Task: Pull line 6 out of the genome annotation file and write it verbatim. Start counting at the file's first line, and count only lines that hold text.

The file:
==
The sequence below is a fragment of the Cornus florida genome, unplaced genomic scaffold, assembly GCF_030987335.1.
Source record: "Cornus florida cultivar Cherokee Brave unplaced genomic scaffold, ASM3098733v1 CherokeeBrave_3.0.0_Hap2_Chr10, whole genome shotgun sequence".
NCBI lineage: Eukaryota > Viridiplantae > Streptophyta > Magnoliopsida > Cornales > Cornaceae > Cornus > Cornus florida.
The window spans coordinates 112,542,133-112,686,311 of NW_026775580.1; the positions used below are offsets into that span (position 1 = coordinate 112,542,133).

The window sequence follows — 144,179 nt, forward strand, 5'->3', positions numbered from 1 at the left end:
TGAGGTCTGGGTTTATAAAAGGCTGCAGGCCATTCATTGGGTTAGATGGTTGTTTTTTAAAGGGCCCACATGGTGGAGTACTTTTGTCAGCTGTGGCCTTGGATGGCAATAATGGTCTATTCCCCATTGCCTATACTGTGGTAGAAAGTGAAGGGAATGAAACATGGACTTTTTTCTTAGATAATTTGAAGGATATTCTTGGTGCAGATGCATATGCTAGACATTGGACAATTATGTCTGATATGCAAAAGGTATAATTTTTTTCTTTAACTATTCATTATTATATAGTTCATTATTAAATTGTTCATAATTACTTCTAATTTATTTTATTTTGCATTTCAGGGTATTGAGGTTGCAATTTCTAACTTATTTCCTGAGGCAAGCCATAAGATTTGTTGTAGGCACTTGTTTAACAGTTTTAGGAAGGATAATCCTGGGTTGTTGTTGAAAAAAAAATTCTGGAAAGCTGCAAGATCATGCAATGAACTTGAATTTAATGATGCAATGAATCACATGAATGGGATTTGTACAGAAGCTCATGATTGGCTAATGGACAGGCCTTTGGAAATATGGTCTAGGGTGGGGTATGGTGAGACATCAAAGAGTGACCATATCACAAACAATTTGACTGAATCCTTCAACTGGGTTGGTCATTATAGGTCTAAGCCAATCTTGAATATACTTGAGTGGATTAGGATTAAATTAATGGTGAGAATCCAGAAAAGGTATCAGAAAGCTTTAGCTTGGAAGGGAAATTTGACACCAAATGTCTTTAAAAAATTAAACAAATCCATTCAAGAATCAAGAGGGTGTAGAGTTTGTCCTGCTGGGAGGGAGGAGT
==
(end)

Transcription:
TGAGGTCTGGGTTTATAAAAGGCTGCAGGCCATTCATTGGGTTAGATGGTTGTTTTTTAAAGGGCCCACATGGTGGAGTACTTTTGTCAGCTGTGGCCTTGGATGGCAATAATGGTCTATTCCCCATTGCCTATACTGTGGTAGAAAGTGAAGGGAATGAAACATGGACTTTTTTCTTAGATAATTTGAAGGATATTCTTGGTGCAGATGCATATGCTAGACATTGGACAATTATGTCTGATATGCAAAAGGTATAATTTTTTTCTTTAACTATTCATTATTATATAGTTCATTATTAAATTGTTCATAATTACTTCTAATTTATTTTATTTTGCATTTCAGGGTATTGAGGTTGCAATTTCTAACTTATTTCCTGAGGCAAGCCATAAGATTTGTTGTAGGCACTTGTTTAACAGTTTTAGGAAGGATAATCCTGGGTTGTTGTTGAAAAAAAAATTCTGGAAAGCTGCAAGATCATGCAATGAACTTGAATTTAATGATGCAATGAATCACATGAATGGGATTTGTACAGAAGCTCATGATTGGCTAATGGACAGGCCTTTGGAAATATGGTCTAGGGTGGGGTATGGTGAGACATCAAAGAGTGACCATATCACAAACAATTTGACTGAATCCTTCAACTGGGTTGGTCATTATAGGTCTAAGCCAATCTTGAATATACTTGAGTGGATTAGGATTAAATTAATGGTGAGAATCCAGAAAAGGTATCAGAAAGCTTTAGCTTGGAAGGGAAATTTGACACCAAATGTCTTTAAAAAATTAAACAAATCCATTCAAGAATCAAGAGGGTGTAGAGTTTGTCCTGCTGGGAGGGAGGAGT